A hero who died after he dived into the Thames to save a drowning woman has been honoured with a plaque.
Folajimi Olubunmi-Adewole, 20, was found dead six hours after going into the water near London Bridge in April 2021 to save a woman in difficulty.
The woman and Joaquim Garcia, another would-be rescuer, were saved from the river by coastguard and marine police but Jimi could not be found.
Friends and family gathered on the banks of the Thames on Sunday afternoon to watch the plaque be unveiled on the spot where Jimi jumped in to try and save the woman.
Folajimi Olubunmi-Adewole, 20, jumped into the Thames to save a woman who was drowning in April 2021. He told his friend Bernard Kosia not to follow him, knowing he couldn’t swim
Bernard Kosia, a friend of Jimi’s, paid tribute to his friend and said it was important that children in their community learn of his sacrifice
Jimi’s friend, Bernard Kosia, a camera assistant at ITV, told GMB on Monday that he was grateful for all the support Jimi’s loved ones had received.
He described seeing the plaque to his friend for the first time as ‘surreal’ and thanked London Mayor Sadiq Khan for his assistance.
‘It was surreal. I actually froze or a minute just to admire the plaque itself. I am so grateful to everyone that’s been a part of this journey, supporting us in every way.
‘And I am more grateful to Sadiq Khan for being a massive part of us during the course of this.’
Mr Kosia, who was with Jimi on the night he died but did not follow him into the water because he cannot swim, finds it difficult to speak about the accident.
The plaque near London Bridge, where Jimi raced down the steps to the waterside to try and save the woman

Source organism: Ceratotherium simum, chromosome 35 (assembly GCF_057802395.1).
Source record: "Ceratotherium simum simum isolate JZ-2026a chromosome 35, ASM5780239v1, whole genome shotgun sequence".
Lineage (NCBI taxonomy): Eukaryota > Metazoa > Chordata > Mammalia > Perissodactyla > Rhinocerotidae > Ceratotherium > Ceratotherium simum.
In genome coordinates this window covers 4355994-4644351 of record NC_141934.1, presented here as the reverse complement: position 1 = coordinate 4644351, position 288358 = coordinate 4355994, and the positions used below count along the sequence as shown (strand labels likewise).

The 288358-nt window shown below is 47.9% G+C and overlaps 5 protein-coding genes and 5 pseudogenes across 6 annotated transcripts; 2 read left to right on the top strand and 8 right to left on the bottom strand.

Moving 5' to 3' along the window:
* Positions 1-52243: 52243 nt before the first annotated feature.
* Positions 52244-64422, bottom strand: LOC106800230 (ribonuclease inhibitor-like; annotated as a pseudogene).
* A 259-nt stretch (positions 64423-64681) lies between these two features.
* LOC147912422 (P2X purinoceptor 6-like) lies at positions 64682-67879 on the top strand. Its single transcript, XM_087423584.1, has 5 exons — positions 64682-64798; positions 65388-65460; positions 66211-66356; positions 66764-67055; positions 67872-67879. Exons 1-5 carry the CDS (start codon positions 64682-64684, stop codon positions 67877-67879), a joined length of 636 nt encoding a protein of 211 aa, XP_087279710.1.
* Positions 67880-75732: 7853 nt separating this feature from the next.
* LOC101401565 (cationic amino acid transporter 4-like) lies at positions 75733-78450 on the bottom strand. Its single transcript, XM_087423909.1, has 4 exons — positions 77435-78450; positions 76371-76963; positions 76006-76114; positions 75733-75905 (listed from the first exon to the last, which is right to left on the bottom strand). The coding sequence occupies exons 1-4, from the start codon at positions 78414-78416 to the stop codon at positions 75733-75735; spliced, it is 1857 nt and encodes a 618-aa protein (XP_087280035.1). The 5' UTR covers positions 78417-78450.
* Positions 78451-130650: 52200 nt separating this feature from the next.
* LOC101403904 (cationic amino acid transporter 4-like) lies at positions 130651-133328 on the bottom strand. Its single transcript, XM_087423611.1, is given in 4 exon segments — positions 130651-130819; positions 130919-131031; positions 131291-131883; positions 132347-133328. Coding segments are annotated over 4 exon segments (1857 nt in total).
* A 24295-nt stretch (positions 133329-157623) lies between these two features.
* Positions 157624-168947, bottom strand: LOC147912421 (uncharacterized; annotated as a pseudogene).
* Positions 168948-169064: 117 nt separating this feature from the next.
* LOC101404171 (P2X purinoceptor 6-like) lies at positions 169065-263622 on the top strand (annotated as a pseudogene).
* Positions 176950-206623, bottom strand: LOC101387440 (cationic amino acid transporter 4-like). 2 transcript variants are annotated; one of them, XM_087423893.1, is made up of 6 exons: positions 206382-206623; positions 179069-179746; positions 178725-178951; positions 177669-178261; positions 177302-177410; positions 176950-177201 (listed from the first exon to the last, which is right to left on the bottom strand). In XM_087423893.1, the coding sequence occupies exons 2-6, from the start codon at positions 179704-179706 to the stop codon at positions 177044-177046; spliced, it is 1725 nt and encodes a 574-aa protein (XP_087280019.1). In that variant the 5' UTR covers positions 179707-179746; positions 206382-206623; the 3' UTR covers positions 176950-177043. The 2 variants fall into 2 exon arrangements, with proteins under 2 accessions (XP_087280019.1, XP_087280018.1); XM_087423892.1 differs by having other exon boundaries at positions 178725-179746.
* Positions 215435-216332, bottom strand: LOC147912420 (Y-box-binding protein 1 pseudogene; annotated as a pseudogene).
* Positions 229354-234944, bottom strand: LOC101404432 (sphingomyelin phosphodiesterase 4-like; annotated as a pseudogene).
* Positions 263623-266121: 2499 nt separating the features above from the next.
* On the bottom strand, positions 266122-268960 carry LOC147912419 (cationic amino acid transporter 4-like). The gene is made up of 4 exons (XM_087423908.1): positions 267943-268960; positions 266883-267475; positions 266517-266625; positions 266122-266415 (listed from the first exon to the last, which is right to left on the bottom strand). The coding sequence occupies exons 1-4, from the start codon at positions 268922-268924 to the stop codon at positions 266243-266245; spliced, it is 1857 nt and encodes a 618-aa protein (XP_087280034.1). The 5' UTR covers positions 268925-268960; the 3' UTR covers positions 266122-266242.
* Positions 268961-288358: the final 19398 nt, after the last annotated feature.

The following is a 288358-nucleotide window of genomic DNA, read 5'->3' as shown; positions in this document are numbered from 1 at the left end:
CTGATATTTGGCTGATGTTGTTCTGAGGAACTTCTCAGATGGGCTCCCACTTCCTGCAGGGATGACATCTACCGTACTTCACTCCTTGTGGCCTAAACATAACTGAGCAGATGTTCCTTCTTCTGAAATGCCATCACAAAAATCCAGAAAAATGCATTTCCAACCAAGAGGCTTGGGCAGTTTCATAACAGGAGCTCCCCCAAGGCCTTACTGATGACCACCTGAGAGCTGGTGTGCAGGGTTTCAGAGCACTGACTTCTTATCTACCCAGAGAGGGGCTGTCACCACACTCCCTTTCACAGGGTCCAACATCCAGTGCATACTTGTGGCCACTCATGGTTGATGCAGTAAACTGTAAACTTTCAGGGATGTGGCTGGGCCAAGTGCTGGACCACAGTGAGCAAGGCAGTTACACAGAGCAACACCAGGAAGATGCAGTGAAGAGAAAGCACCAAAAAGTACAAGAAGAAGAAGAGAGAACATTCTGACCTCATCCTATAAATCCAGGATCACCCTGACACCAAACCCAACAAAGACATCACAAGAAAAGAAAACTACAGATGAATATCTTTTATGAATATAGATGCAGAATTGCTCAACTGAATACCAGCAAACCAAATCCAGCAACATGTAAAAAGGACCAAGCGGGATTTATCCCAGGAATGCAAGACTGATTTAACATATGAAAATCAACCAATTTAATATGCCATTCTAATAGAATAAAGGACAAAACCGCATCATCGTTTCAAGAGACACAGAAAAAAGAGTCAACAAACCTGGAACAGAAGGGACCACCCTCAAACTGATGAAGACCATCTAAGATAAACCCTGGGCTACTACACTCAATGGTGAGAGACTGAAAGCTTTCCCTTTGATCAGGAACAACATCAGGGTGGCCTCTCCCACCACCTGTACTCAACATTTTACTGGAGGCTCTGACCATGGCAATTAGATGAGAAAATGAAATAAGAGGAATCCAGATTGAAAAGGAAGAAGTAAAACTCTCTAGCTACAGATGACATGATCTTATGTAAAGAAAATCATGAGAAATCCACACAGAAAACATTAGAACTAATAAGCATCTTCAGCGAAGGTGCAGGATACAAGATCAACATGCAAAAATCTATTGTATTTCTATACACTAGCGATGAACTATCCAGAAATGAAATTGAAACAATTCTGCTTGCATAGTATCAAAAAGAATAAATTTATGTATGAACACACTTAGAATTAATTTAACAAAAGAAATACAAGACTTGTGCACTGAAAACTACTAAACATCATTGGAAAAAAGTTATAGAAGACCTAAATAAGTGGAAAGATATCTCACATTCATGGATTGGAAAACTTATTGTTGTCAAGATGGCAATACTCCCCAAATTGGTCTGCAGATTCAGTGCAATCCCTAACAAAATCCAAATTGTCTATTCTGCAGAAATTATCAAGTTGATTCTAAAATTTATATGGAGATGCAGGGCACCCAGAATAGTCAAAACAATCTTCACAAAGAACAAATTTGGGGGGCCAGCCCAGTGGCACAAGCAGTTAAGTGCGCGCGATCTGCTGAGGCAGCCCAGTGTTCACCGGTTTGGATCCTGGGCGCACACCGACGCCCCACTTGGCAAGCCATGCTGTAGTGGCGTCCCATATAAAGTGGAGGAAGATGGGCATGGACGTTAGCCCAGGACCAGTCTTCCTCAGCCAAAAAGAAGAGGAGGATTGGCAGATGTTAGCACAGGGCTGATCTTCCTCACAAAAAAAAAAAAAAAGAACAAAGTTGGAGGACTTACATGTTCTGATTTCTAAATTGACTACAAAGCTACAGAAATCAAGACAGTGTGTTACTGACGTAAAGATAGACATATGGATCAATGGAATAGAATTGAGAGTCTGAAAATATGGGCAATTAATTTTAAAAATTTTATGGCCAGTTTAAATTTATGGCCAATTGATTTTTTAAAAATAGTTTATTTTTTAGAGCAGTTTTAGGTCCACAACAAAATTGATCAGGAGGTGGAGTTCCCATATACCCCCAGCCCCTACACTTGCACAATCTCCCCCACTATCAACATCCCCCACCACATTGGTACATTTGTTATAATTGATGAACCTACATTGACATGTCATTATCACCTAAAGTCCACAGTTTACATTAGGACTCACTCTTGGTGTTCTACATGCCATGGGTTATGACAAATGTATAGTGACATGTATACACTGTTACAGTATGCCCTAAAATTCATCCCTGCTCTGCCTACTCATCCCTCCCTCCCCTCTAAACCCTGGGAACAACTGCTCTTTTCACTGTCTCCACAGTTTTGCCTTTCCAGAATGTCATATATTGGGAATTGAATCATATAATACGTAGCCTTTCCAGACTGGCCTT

Friends and family gathered for the unveiling ceremony, which was also attended by London Mayor Sadiq Khan
Jimi’s mother, Olasunkanmi Adewole, said her son was a hero and that she was grateful for the support she had received
He said he was delighted that his friend’s legacy would live on and that children in their community would have a chance to learn about Jimi.
‘I just want to make sure that he can live on, even when I am dead and my life here is finished, Jimi now has a way and a legacy to live on. Kids within the community who want to know the story, this is their way of knowing who Jimi is and what he did for everyone.’
He paid tribute to his friend, who he said was a role model and was widely respected by his community.
‘Jimi was a bubbly person, a loving person. You could hear Jimi miles away and just know it was him. He was just that guy in the neighbourhood that everyone loved. Positive – and that was his mindset.
‘The things that he would teach you, he’d never say it but you’d watch him and how he lived his life and it would make you want to live by that way too.
‘So one thing that he never did was care about people’s opinions. That’s one rule that he lived by. You could make a judgement on him but he’d just bypass that s**t, just push it aside.
‘He said: “I am me and this is me.”
The unveiling ceremony, which was organised by the Living Bankside Charity, was attended by many of Jimi’s family and friends
But Mr Kosia also admitted that he still struggles with talking about his friend but said he finds peace in the support he has received.
‘I find it hard to speak on my emotions and I don’t really speak much about what goes through my mind or how I live my life. And everyone sees from the outside, yeah, he’s positive and everything. But behind closed doors I do have my days where I am emotional.
‘Other than that just seeing how everything has come out and how everything has played out, I find peace within it and as time goes by I am slowly actually gaining the strength.’
Jimi’s mother, who regularly visits the spot, told BBC Newsbeat at the unveiling on Sunday that she was grateful for the recognition of Jimi’s bravery.
‘Jimi is a hero and that’s why everyone has come here today. I’m so grateful.’
Mayor of London Sadiq Khan, who also attended the ceremony, organised by the Living Bankside charity, described Jimi as ‘the best of all of us’.
‘His parents’ pain will never go away, but we can make it easier by talking about Jimi’s story.’